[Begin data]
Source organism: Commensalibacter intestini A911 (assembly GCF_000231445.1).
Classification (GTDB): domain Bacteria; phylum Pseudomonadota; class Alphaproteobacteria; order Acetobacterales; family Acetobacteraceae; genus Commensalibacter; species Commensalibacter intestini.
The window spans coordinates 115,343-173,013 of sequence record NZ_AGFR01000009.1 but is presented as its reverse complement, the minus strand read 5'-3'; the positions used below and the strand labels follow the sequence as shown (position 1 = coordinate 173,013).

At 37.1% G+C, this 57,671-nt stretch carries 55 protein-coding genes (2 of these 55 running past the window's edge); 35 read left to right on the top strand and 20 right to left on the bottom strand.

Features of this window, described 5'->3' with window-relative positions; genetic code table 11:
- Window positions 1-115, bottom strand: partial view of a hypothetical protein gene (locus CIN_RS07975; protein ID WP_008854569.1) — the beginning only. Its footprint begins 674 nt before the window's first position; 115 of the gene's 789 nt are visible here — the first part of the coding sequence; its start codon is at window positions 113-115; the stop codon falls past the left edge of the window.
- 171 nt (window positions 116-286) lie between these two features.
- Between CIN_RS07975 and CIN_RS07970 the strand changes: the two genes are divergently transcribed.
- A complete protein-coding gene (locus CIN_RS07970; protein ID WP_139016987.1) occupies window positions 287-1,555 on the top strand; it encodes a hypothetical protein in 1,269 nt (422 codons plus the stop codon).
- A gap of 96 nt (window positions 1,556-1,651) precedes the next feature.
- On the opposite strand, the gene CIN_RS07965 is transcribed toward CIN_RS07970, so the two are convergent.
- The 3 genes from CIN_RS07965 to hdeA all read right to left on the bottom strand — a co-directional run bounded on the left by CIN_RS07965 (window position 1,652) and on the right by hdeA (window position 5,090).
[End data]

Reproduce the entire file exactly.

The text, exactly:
Source organism: Commensalibacter intestini A911 (assembly GCF_000231445.1).
Classification (GTDB): domain Bacteria; phylum Pseudomonadota; class Alphaproteobacteria; order Acetobacterales; family Acetobacteraceae; genus Commensalibacter; species Commensalibacter intestini.
The window spans coordinates 115,343-173,013 of sequence record NZ_AGFR01000009.1 but is presented as its reverse complement, the minus strand read 5'-3'; the positions used below and the strand labels follow the sequence as shown (position 1 = coordinate 173,013).

At 37.1% G+C, this 57,671-nt stretch carries 55 protein-coding genes (2 of these 55 running past the window's edge); 35 read left to right on the top strand and 20 right to left on the bottom strand.

Features of this window, described 5'->3' with window-relative positions; genetic code table 11:
- Window positions 1-115, bottom strand: partial view of a hypothetical protein gene (locus CIN_RS07975; protein ID WP_008854569.1) — the beginning only. Its footprint begins 674 nt before the window's first position; 115 of the gene's 789 nt are visible here — the first part of the coding sequence; its start codon is at window positions 113-115; the stop codon falls past the left edge of the window.
- 171 nt (window positions 116-286) lie between these two features.
- Between CIN_RS07975 and CIN_RS07970 the strand changes: the two genes are divergently transcribed.
- A complete protein-coding gene (locus CIN_RS07970; protein ID WP_139016987.1) occupies window positions 287-1,555 on the top strand; it encodes a hypothetical protein in 1,269 nt (422 codons plus the stop codon).
- A gap of 96 nt (window positions 1,556-1,651) precedes the next feature.
- On the opposite strand, the gene CIN_RS07965 is transcribed toward CIN_RS07970, so the two are convergent.
- The 3 genes from CIN_RS07965 to hdeA all read right to left on the bottom strand — a co-directional run bounded on the left by CIN_RS07965 (window position 1,652) and on the right by hdeA (window position 5,090).